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Comet Hale-Bopp

Comet Hale-Bopp (C/1995 01) was discovered on 23 July 1995 by two independent observers, Alan Hale and Thomas Bopp. It was dubbed The Great Comet of 1997.

Discovered at an 7.1 AU from the Sun, prediscovery images were found showing the comet at 13AU from the Sun. This was quickly noted to be remarkable. The comet was very active at these distances which is unusual.

Many comets have large outbursts at great distance only to quieten down. Hale-Bopp did not. It reached naked eye visibility at 2AU from the Sun and continued to brighten.

If it had passed as close to Earth as Comet Hyakutake (C/1996 B2) did in 1996, then the comet's tail would have spanned the entire sky and it would have been brighter than a full moon. However, it made a closest approach to Earth that would have rendered many lesser comets totally invisible and still spanned half the sky with its two tails, although the longest reaches of the tail were too faint to be visible. Its nucleus was 50km in diameter, nearly three times the size of Comet Halley.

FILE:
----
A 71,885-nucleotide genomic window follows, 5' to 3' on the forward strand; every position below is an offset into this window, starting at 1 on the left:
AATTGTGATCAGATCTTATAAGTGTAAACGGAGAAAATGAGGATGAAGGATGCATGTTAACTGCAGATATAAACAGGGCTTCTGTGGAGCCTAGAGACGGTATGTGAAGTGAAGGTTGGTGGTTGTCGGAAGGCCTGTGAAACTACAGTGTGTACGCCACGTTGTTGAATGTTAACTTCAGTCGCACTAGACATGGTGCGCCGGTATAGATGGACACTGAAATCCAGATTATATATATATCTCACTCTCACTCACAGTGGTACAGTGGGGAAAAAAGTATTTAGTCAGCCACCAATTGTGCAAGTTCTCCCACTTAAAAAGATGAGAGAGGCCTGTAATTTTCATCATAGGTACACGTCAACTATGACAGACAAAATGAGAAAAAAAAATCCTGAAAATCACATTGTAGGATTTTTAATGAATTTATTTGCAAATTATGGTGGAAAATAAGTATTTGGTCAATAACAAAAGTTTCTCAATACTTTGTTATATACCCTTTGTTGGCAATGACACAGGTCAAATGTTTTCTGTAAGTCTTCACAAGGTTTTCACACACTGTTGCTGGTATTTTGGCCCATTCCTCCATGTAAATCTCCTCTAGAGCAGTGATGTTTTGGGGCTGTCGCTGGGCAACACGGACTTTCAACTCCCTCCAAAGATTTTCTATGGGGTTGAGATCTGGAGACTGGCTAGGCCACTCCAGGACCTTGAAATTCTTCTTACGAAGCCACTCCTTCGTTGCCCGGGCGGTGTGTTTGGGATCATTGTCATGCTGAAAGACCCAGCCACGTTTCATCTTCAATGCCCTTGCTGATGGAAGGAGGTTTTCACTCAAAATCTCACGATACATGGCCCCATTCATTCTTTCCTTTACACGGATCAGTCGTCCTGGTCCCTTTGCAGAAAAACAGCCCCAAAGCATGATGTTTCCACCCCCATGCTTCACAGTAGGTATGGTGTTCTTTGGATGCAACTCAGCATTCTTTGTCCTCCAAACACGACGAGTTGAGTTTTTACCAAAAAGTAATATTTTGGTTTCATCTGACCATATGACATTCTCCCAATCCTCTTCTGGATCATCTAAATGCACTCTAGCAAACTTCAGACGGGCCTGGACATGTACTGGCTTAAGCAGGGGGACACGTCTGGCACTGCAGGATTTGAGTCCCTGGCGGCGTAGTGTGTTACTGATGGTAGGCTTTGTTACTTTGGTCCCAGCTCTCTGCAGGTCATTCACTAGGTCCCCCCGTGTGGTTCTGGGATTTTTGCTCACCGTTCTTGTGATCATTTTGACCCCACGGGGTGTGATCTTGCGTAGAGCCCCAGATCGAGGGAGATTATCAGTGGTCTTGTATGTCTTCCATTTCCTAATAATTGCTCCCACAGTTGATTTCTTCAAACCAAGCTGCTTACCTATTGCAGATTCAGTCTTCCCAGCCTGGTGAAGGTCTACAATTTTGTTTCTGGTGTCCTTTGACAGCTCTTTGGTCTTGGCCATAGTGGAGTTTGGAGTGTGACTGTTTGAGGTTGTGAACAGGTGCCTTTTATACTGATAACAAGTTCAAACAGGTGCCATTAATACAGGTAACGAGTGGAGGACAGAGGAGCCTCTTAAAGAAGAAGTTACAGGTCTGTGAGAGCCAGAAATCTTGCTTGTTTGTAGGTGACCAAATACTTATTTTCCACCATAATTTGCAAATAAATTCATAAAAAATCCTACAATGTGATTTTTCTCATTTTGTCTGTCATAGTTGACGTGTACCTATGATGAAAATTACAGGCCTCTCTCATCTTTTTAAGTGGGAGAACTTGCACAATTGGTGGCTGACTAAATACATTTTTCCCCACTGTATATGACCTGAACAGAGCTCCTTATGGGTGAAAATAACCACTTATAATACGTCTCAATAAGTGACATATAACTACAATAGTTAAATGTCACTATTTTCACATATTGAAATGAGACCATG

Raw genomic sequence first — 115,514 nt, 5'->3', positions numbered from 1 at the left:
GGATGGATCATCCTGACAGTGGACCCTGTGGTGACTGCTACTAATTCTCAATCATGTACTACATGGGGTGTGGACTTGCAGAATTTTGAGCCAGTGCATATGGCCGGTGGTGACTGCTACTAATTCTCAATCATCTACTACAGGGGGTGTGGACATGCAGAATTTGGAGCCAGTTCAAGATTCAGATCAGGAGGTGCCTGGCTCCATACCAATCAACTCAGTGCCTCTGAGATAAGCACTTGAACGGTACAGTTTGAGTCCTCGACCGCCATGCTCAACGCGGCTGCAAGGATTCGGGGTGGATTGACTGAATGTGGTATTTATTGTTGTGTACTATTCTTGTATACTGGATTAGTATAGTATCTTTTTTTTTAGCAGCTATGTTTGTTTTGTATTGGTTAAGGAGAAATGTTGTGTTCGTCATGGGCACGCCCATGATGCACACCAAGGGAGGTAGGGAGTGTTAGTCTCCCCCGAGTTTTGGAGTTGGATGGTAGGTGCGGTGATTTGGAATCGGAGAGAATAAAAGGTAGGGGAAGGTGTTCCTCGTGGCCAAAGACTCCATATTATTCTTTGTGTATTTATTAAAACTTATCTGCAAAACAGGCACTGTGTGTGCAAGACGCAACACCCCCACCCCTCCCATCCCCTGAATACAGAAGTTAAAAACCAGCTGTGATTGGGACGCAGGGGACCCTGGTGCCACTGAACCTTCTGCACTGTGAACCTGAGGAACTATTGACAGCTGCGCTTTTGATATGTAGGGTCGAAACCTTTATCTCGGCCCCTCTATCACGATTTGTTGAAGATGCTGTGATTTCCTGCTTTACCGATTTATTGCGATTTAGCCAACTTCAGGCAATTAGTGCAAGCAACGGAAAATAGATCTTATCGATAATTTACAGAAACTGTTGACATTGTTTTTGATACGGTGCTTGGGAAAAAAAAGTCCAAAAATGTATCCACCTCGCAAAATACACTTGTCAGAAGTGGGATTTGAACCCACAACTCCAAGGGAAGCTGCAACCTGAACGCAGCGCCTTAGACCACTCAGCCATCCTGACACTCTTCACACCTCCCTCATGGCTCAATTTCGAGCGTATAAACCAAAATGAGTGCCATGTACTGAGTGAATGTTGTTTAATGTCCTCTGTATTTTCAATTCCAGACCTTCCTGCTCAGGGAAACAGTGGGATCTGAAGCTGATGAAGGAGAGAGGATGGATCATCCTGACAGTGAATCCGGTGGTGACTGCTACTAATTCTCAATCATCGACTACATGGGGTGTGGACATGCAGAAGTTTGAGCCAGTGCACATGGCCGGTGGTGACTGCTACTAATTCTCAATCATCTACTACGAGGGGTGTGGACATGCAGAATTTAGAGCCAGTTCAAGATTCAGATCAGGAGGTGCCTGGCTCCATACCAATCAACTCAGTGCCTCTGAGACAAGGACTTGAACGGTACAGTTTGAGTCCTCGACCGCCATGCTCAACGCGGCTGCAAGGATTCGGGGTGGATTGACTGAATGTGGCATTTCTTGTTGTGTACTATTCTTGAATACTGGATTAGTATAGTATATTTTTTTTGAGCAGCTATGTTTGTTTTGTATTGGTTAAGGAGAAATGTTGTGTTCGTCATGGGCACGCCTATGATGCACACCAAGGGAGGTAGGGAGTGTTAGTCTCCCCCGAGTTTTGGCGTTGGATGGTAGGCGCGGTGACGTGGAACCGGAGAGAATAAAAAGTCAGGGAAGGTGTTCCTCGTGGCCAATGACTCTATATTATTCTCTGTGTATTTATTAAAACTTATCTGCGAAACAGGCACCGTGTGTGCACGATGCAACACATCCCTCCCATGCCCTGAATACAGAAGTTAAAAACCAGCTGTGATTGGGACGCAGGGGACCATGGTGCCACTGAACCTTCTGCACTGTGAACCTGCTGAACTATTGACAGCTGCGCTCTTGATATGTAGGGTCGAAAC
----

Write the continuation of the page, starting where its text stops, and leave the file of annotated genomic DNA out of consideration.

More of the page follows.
The first naked-eye observation was on May 20, 1996 and a December 1997 naked-eye observation means the comet remained visible without aid for 569 days, or about 18 and a half months. The previous record had been set by the Great Comet of 1811, which was about 9 months.

The comet probably made its last perihelion 4200 years ago, following the 1997 perihelion passage, it will next return to the inner solar system 2380 years later as, no doubt, another spectacular comet.

The cult group, Heaven's Gate choose the appearance of the comet as a signal for their mass suicide.